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Publication numberUS4796039 A
Publication typeGrant
Application numberUS 07/064,401
Publication dateJan 3, 1989
Filing dateJun 22, 1987
Priority dateJun 22, 1987
Fee statusLapsed
Publication number064401, 07064401, US 4796039 A, US 4796039A, US-A-4796039, US4796039 A, US4796039A
InventorsRaymond V. Pagano
Original AssigneePagano Raymond V
Export CitationBiBTeX, EndNote, RefMan
External Links: USPTO, USPTO Assignment, Espacenet
Ballistic rated camera housing and method for forming
US 4796039 A
A housing for a surveillance camera protects the camera from damage from projectiles, including small firearms. The housing is generally spherical for reducing wind resistance, and is ballistically rated. The housing is formed of three layers to achieve the ballistic rating while maintaining low weight. A rubber-containing thermoplastic alloy provides the outer surface, an acrylic is intermediate, and ballistic aluminum is the interior layer. The camera is fully rotatable, and a ballistically rated hemisphere rotates with the camera while a clear window allows the camera to see. An outer cover is made of acrylic which may be tinted to conceal the camera window. A blower is mounted within the housing at the top thereof, and the discharge may heat or cool the camera drive motor and the rollers that mount the rotatable hemisphere. To achieve the ballistic rating economically, the inner layer is formed of aluminum, and the inner layer is used as the mold for vacuum forming the outer, thermoplastic, layers.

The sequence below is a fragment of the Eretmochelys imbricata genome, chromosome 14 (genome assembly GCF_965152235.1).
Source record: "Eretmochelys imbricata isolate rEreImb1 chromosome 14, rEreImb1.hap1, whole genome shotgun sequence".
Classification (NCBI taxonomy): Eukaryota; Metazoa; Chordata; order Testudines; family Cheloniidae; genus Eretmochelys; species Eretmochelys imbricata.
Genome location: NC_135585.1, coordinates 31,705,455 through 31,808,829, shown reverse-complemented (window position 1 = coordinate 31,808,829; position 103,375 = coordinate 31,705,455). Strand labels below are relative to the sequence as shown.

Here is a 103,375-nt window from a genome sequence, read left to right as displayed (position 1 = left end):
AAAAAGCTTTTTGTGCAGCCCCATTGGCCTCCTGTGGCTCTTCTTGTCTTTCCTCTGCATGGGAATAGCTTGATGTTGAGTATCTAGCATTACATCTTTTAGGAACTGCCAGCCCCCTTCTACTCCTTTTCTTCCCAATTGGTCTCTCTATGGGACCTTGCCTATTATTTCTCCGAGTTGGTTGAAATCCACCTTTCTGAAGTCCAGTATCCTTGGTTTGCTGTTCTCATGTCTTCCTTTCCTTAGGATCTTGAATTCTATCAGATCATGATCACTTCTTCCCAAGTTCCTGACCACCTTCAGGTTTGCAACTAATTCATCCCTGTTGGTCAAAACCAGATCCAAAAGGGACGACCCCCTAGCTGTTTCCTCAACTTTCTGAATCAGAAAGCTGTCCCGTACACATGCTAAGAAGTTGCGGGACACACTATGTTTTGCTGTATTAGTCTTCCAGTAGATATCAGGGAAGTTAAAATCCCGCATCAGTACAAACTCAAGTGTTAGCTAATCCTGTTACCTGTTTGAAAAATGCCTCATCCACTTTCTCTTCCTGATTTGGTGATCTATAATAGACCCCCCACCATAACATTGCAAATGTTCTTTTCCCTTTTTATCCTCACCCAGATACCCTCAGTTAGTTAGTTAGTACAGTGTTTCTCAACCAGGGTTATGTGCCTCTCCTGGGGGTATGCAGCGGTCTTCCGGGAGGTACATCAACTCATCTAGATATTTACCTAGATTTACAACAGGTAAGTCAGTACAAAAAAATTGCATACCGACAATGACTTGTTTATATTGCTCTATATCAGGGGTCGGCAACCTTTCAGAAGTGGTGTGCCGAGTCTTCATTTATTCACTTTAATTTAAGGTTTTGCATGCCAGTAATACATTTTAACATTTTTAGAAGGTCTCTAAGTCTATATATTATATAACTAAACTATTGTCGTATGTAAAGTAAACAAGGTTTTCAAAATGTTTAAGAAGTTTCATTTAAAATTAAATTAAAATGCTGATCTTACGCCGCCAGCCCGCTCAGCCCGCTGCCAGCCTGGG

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I claim:
1. A housing for a surveillance camera, said housing including an upper dome and a lower dome, said upper dome comprising a plurality of layers of sheet material for increasing the puncture resistance of said upper dome, said lower dome comprising an outer cover fixed to said upper dome, and an inner portion rotatably carried within said outer cover, said inner portion comprising a plurality of layers of sheet material for increasing the puncture resistance of said lower dome, said inner portion further including a transparent window for use as a viewing area by the surveillance camera.
2. A housing as claimed in claim 1, said plurality of layers forming said upper dome including at least one layer of a thermoplastic material, said plurality of layers forming said inner portion of said lower dome including at least one layer of a thermoplastic material, said outer cover of said lower dome being substantially transparent.